This season, UC Santa Cruz men’s lacrosse has been hard at work perfecting its stick checks, face-offs and conditioning. Players have been pushed to the limits, running two hour practices four times a week to build strength and endurance. Only, unlike other seasons, they’re not practicing on a field. They’re swerving in between parked cars in the East Remote parking lot.
Men’s lacrosse had to either relocate or forfeit the previous five scheduled home games since floods shut down the Upper East Field intermittently from February through April due to the heavy rain Santa Cruz received — 37 inches from October 2016 to February 2017. This was the highest amount recorded in the county since 1997-98.
But one would not know the team’s challenges based on its one and only home game. Goals struck the back of nets. Crowds erupted in cheers. The team overcame a season-long battle against Mother Nature. These were the ingredients on senior night as UCSC men’s lacrosse team operated seamlessly on April 22 to secure a 16-2 victory against Humboldt State University despite limited practice.
The UCSC team carried this high-level performance throughout the season, contributing to the Slugs’ 12-3 record.
“[The team] had to overcome many obstacles to remain competitive,” said head coach Michael O’Neill. “We had to fight to get the field, overcome the rigorous quarter system, we even had to practice on a concrete parking lot. But yet here we are, nationally ranked on our way to the playoffs.”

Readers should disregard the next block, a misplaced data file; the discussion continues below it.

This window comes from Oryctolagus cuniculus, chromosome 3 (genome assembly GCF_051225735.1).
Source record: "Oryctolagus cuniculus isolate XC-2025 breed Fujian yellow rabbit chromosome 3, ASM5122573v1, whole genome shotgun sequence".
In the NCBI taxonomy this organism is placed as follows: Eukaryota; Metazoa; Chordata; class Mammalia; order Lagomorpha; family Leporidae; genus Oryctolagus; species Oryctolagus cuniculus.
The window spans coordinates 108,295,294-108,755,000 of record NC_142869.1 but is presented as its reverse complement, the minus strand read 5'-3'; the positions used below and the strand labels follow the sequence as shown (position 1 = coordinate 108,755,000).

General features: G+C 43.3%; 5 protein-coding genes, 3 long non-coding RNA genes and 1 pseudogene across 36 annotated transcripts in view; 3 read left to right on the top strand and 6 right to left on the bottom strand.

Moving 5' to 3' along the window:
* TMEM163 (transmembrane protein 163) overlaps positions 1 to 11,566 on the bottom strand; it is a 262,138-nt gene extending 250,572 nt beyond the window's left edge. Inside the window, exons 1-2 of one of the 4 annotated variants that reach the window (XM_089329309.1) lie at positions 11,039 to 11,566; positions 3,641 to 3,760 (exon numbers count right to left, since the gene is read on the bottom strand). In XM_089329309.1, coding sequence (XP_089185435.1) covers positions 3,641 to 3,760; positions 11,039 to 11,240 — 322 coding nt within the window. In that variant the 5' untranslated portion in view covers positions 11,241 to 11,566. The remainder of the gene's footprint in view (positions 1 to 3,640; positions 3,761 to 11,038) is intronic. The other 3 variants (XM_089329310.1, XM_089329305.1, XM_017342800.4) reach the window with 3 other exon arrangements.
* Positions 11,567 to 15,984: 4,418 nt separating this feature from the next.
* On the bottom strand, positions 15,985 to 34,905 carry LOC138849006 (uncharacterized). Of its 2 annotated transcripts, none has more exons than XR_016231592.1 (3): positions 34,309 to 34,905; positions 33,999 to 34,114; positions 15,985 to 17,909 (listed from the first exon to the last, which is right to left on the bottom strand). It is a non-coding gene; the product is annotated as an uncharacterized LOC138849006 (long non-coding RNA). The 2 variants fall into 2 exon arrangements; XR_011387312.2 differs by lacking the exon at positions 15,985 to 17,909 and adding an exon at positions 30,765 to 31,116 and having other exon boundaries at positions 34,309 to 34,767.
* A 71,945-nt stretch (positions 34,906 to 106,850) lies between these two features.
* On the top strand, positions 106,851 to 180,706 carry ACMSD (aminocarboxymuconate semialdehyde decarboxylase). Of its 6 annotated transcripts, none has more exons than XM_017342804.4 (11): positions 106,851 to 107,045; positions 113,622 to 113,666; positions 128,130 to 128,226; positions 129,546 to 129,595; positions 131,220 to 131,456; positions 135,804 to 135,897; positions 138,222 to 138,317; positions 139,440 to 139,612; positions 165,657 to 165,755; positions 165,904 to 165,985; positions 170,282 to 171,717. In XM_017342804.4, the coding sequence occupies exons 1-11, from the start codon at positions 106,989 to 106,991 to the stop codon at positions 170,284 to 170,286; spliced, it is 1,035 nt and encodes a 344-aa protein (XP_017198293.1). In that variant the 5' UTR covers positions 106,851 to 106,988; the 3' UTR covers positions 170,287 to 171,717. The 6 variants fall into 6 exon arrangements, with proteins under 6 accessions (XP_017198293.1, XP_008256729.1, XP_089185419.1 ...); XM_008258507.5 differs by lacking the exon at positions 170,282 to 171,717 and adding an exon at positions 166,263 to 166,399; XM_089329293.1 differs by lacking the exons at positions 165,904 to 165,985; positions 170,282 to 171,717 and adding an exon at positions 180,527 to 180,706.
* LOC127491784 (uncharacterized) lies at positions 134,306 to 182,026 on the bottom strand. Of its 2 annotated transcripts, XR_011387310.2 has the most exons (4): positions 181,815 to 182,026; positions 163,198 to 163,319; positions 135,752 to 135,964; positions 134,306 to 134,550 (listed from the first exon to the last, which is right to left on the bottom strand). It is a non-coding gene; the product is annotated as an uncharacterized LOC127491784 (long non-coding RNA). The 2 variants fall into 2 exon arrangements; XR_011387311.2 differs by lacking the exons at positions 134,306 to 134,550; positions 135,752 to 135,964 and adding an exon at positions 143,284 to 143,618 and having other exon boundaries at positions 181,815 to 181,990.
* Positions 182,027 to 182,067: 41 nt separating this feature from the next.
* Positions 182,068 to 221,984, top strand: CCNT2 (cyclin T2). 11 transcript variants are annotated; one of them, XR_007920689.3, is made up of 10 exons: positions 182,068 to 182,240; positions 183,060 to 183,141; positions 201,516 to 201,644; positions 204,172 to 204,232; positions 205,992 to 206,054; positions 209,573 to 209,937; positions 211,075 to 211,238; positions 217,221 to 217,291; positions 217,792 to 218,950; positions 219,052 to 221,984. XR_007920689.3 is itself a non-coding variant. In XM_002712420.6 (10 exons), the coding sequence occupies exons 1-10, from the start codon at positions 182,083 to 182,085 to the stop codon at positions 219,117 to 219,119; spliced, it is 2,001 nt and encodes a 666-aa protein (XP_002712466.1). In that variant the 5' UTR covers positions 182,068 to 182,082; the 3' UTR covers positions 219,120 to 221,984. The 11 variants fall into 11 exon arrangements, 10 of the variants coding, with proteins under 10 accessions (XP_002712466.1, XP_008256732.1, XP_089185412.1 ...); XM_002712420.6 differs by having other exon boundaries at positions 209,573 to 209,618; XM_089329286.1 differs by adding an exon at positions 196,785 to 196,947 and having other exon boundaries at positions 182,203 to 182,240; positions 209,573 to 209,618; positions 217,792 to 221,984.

The closure forced the team to rent its own field in Morgan Hill as an alternative location for home games. The lacrosse team financed the field rental through fundraisers, donations and out-of-pocket expenses. The April 22 match against Humboldt was this season’s only on-campus game.
“In the past, when the top field got rained out, they gave priority to NCAA teams for the Lower East Field and they just look over club sports,” said senior captain and goalie Tim Greene.
The Lower East Field served as an alternative option but OPERS gives priority to any of the 15 NCAA affiliate teams, often neglecting lacrosse since it’s a club sport. The team had to settle for off-hour meetings like 7 a.m., when the field is mostly empty.
“It’s hard to practice with their academic schedule,” O’Neill said. “A lot of times we have to come in early mornings for practice just because we can’t get field time and most students don’t have class at that time.”
Team members reiterated that the theme of the season was overcoming adversity due to the limited field access and a lackluster 7-8 record last season. The team took matters into its own hands when they lacked administrative support.
“The school definitely did not make it easy for us,” said junior midfielder Ed Guerra. “We still found a way to get it done because we had games that needed to be played so nothing was going to stop us regardless.”
Men’s lacrosse usually aims to practice at least four times a week for between one and a half and two hours daily. Yet this year the team only had four practices in parking lots, like East Remote, before its first two games because the school lacks a turf field — the standard for lacrosse competitions.
“We just don’t have the appropriate facilities we need as a team,” Greene said. “Something like rain should not be a factor in preventing us from playing. I just wish [the school] gave us more support.”
UCSC men’s lacrosse will be competing in the Western Collegiate Lacrosse League playoffs against UC Davis on April 29 in Novato, CA. The winner will compete in DII championship game on May 8-13 in Orange County, CA.